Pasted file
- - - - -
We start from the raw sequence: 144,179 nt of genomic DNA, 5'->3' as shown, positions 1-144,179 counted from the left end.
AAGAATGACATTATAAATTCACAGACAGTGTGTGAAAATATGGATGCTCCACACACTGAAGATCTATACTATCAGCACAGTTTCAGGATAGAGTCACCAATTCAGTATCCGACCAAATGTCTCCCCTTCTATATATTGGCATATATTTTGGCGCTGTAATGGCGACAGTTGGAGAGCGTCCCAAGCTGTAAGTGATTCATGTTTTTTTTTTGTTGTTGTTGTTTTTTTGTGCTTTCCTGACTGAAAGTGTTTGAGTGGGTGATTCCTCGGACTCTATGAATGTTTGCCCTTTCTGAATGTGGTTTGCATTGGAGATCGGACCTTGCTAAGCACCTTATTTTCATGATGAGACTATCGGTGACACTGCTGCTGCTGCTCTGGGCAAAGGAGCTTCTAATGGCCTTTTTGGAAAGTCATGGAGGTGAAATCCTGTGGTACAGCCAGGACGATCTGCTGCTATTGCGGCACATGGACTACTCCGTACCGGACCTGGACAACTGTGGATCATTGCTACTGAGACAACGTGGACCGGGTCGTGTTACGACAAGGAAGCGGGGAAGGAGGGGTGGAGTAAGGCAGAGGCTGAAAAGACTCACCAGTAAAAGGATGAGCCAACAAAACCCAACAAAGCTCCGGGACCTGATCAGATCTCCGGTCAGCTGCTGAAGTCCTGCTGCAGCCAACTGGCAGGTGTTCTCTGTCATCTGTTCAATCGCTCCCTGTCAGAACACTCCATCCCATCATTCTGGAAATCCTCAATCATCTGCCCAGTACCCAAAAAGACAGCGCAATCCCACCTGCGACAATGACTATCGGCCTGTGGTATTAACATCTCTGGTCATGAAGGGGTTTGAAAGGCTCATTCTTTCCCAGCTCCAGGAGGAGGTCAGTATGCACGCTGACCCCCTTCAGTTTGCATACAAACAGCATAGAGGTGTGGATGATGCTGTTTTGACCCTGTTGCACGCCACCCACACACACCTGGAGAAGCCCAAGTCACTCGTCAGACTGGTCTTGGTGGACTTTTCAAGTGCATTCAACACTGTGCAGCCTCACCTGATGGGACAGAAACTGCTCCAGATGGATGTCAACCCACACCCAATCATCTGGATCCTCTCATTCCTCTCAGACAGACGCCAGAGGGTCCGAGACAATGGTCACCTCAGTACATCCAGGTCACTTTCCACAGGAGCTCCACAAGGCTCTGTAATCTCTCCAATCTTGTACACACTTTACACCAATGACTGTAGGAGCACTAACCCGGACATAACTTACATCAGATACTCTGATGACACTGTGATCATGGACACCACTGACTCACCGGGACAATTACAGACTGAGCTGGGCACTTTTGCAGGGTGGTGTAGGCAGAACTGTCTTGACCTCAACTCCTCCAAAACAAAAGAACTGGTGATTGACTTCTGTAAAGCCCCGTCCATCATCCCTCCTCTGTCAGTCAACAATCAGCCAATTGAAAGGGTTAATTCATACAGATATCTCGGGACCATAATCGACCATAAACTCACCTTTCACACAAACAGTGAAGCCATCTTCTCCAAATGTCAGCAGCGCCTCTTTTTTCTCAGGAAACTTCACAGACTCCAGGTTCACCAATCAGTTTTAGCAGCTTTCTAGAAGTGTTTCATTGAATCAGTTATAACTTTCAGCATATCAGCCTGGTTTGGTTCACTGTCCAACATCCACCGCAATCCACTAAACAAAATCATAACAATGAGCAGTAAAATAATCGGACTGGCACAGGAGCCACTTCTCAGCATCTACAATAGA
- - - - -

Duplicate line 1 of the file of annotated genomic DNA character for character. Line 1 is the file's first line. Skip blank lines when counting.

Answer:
We start from the raw sequence: 144,179 nt of genomic DNA, 5'->3' as shown, positions 1-144,179 counted from the left end.